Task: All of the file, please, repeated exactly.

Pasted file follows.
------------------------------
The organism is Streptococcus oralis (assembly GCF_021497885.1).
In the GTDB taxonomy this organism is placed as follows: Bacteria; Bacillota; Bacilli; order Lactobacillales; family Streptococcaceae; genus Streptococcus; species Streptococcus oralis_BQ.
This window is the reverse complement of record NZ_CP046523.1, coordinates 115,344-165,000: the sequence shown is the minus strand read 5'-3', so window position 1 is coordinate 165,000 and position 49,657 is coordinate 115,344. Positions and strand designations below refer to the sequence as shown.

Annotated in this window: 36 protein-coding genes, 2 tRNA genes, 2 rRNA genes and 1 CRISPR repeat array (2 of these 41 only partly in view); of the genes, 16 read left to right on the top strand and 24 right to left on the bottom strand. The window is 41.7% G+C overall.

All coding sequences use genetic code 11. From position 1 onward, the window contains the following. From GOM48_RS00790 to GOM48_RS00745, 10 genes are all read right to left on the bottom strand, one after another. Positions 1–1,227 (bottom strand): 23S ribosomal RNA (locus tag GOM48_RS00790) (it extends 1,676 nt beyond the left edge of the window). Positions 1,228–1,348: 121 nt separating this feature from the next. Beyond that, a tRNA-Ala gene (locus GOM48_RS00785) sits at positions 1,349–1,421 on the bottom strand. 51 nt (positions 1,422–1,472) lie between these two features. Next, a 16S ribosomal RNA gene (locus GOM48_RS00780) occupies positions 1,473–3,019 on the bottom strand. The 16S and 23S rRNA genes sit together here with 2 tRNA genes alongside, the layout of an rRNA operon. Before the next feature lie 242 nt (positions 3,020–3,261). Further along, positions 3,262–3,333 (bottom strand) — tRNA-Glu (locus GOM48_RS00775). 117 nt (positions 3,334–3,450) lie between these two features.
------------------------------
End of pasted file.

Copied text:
The organism is Streptococcus oralis (assembly GCF_021497885.1).
In the GTDB taxonomy this organism is placed as follows: Bacteria; Bacillota; Bacilli; order Lactobacillales; family Streptococcaceae; genus Streptococcus; species Streptococcus oralis_BQ.
This window is the reverse complement of record NZ_CP046523.1, coordinates 115,344-165,000: the sequence shown is the minus strand read 5'-3', so window position 1 is coordinate 165,000 and position 49,657 is coordinate 115,344. Positions and strand designations below refer to the sequence as shown.

Annotated in this window: 36 protein-coding genes, 2 tRNA genes, 2 rRNA genes and 1 CRISPR repeat array (2 of these 41 only partly in view); of the genes, 16 read left to right on the top strand and 24 right to left on the bottom strand. The window is 41.7% G+C overall.

All coding sequences use genetic code 11. From position 1 onward, the window contains the following. From GOM48_RS00790 to GOM48_RS00745, 10 genes are all read right to left on the bottom strand, one after another. Positions 1–1,227 (bottom strand): 23S ribosomal RNA (locus tag GOM48_RS00790) (it extends 1,676 nt beyond the left edge of the window). Positions 1,228–1,348: 121 nt separating this feature from the next. Beyond that, a tRNA-Ala gene (locus GOM48_RS00785) sits at positions 1,349–1,421 on the bottom strand. 51 nt (positions 1,422–1,472) lie between these two features. Next, a 16S ribosomal RNA gene (locus GOM48_RS00780) occupies positions 1,473–3,019 on the bottom strand. The 16S and 23S rRNA genes sit together here with 2 tRNA genes alongside, the layout of an rRNA operon. Before the next feature lie 242 nt (positions 3,020–3,261). Further along, positions 3,262–3,333 (bottom strand) — tRNA-Glu (locus GOM48_RS00775). 117 nt (positions 3,334–3,450) lie between these two features.